Newswise — LOS ANGELES (Sept. 26, 2022) -- Claudia Huerta, 43, knows a thing or two about transformations. After being diagnosed with a serious, though common, heart condition called atrial fibrillation (AFib), the payroll manager and Maywood, California, resident transformed herself from being overweight and overstressed to being a lean, heart-healthy bodybuilding competition winner who is now medication free.  

This September—Afib Awareness Month—Huerta and her cardiology team at the Smidt Heart Institute at Cedars-Sinai urge people to learn more about AFib, the most common type of abnormal heart rhythm that can lead to stroke and heart failure.

“The COVID-19 pandemic brought on a tremendous amount of stress, both physically and mentally, and I began binge eating and drinking alcohol more often than I used to,” said Huerta. “During this highly stressful time, my existing heart palpitations increased, and I was tired all of the time. But I assumed those symptoms were a result of my unhealthy lifestyle choices and increased stress.” 

The heart palpitations steadily increased and eventually caused such severe shortness of breath and crushing fatigue that Huerta’s primary care physician sent her to cardiologist Raj Khandwalla, MD, director of Digital Therapeutics at the Smidt Heart Institute.

After blood tests, a cardiac stress test and an echocardiogram to check the structure and function of her heart, Khandwalla diagnosed Huerta with atrial fibrillation, despite her being two decades younger than the average patient.

“Although atrial fibrillation is a very common condition, it’s rare that a patient in their 40s develops it,” said Khandwalla. “Through Claudia’s diagnosis and treatment journey, however, we learned that she had a family history of the condition, which explained her early onset of the disease.”

With a clear diagnosis, Huerta’s transformation accelerated. She had recently begun a new exercise program at a neighborhood fitness studio, but became even more committed to the program, attending multiple times per week. She also began meal prepping and looked into signing up for a bodybuilding competition.

“Through exercise and clean eating, my body started to change—and so did my perspective,” said Huerta. “I found new ways to push my body and saw how my body began to respond and transform. It was amazing.”

Despite this progress, Huerta was still experiencing shortness of breath and fatigue and was still at risk for stroke.

This left Huerta with two choices: take blood thinner medications every day to reduce that risk or undergo an atrial fibrillation ablation.

Hesitant to take medications, Huerta met with cardiac electrophysiologist Ashkan Ehdaie, MD, associate professor of Cardiology and associate director of the Clinical Cardiac Electrophysiology Fellowship Training Program at Cedars-Sinai.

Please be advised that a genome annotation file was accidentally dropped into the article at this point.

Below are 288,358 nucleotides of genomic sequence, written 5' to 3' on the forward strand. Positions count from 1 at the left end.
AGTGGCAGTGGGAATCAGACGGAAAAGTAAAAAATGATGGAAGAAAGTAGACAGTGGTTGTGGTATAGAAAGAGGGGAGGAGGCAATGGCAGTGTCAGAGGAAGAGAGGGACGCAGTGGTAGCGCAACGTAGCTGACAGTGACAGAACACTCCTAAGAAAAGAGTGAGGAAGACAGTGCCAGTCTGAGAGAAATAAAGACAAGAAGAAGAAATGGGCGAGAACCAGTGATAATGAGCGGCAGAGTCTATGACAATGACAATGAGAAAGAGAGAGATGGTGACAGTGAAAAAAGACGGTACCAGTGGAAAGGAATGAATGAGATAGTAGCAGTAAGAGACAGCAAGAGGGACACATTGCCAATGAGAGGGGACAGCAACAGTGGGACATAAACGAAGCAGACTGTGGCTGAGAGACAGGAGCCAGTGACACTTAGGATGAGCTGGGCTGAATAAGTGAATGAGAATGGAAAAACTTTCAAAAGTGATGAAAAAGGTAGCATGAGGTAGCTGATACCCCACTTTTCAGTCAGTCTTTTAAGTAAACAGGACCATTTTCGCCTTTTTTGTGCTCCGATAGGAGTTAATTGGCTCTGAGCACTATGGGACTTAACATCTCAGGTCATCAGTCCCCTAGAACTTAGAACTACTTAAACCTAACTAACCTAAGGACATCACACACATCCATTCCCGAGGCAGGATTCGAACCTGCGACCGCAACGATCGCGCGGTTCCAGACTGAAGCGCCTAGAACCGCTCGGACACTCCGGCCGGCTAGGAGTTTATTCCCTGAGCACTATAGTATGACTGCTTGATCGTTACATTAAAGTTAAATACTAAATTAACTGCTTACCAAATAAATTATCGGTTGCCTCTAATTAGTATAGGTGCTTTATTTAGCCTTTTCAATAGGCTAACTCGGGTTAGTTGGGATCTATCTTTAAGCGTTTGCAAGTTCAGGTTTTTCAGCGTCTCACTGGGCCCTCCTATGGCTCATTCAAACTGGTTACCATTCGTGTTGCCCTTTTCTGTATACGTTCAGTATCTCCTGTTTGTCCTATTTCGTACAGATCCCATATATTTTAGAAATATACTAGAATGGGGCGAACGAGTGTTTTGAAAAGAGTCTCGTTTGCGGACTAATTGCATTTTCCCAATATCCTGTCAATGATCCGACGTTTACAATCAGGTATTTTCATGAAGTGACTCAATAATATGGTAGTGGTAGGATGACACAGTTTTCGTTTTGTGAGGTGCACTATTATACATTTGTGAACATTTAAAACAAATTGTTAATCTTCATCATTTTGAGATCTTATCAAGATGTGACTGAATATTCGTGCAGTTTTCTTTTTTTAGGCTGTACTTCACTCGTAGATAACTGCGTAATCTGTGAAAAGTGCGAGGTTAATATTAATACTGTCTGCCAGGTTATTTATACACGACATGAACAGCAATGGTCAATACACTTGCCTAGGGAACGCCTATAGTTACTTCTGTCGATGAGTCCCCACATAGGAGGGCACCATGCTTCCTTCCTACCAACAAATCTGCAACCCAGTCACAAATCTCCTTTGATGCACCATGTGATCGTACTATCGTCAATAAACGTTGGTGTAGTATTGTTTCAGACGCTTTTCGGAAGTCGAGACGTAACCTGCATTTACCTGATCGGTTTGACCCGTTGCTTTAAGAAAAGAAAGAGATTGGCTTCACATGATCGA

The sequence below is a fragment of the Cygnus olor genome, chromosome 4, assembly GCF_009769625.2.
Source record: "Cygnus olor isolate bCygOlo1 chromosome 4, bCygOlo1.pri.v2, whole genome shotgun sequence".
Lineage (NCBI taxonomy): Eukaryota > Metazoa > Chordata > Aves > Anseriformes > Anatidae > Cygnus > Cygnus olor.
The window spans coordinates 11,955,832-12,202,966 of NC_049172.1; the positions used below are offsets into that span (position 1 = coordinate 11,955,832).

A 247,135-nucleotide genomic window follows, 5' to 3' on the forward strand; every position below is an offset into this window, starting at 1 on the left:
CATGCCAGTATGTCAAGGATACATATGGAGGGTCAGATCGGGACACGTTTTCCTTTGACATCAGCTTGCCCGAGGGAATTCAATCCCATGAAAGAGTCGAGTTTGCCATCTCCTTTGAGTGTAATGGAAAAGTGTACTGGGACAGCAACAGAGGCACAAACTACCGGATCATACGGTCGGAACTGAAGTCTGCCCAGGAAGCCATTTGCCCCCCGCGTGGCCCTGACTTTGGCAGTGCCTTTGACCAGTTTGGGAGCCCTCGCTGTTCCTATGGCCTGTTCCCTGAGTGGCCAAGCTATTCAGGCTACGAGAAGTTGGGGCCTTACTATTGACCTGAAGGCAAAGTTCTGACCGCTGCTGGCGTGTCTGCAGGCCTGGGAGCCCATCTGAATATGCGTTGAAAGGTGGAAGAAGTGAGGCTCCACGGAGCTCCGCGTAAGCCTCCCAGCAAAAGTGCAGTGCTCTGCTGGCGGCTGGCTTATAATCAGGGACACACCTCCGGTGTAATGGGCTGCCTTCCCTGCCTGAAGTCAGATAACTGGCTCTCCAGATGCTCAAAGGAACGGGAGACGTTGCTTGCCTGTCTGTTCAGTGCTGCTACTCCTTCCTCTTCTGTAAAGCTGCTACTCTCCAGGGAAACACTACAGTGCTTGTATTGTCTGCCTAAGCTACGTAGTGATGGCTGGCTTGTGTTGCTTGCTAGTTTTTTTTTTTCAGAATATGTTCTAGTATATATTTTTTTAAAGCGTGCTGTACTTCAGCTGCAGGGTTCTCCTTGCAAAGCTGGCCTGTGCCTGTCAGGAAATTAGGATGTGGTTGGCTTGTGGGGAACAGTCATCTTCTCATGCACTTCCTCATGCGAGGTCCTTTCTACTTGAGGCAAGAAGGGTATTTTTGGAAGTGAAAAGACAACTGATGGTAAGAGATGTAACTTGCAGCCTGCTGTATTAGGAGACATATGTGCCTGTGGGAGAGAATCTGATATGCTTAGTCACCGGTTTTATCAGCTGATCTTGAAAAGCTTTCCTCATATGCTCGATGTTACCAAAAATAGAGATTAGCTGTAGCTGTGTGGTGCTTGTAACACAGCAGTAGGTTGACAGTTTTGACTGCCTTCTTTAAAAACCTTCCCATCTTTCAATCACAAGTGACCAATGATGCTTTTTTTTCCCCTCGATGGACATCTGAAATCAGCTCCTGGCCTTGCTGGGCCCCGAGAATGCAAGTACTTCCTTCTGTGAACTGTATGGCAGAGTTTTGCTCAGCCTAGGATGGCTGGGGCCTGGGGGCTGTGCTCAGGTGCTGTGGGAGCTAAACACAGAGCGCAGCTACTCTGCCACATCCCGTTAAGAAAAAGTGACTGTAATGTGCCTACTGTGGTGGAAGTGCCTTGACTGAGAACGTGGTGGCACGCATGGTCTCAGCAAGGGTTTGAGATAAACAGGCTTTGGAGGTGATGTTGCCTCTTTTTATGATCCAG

Known as “electricians of the heart,” electrophysiologists like Ehdaie perform catheter ablation procedures to restore the heart to normal rhythm. During a catheter ablation procedure, electrophysiologists use either radiofrequency energy or a freezing balloon to destroy the areas of heart tissue that may cause AFib.

“With an ablation procedure, there’s no cutting into the body—it’s all minimally invasive,” said Ehdaie. “Patients can usually go home the same day and eventually stop their AFib medications. However, a healthy lifestyle is also important to prevent the condition in the long-haul.”

After meeting Ehdaie and learning more about the ablation procedure, Huerta knew it was the route she wanted to take.

“Alcohol was no longer worth it to me, nor was eating poorly,” said Huerta. “I had an opportunity to continue the amazing transformation my body was on and undergo a one-time procedure that would keep me medication-free. The decision was easy.”

Just one month after the procedure, Huerta was back at work and the gym, but with a new goal in mind: competing in her first-ever muscle- and bodybuilding competition.

“I was committed to competing without supplements or muscle enhancers—just hard work and dedication,” said Huerta.

Huerta walked away winning both a first and second place medal.  

“I cried onstage, I couldn’t believe I won my division,” said Huerta. “It was the most amazing moment. Everything I had worked so hard for came full circle.”  

For Khandwalla and Ehdaie, Huerta’s transformation has been an inspiration to watch firsthand.  

“Claudia is the definition of motivation. She has some true grit,” said Ehdaie. “Her eyes were set on transforming her life and competing as a fitness model, and she achieved it all. My job was the easy part; her end of the bargain was much, much more challenging.”

Read more from the Cedars-Sinai Blog: Atrial Fibrillation: Know the Warning Signs

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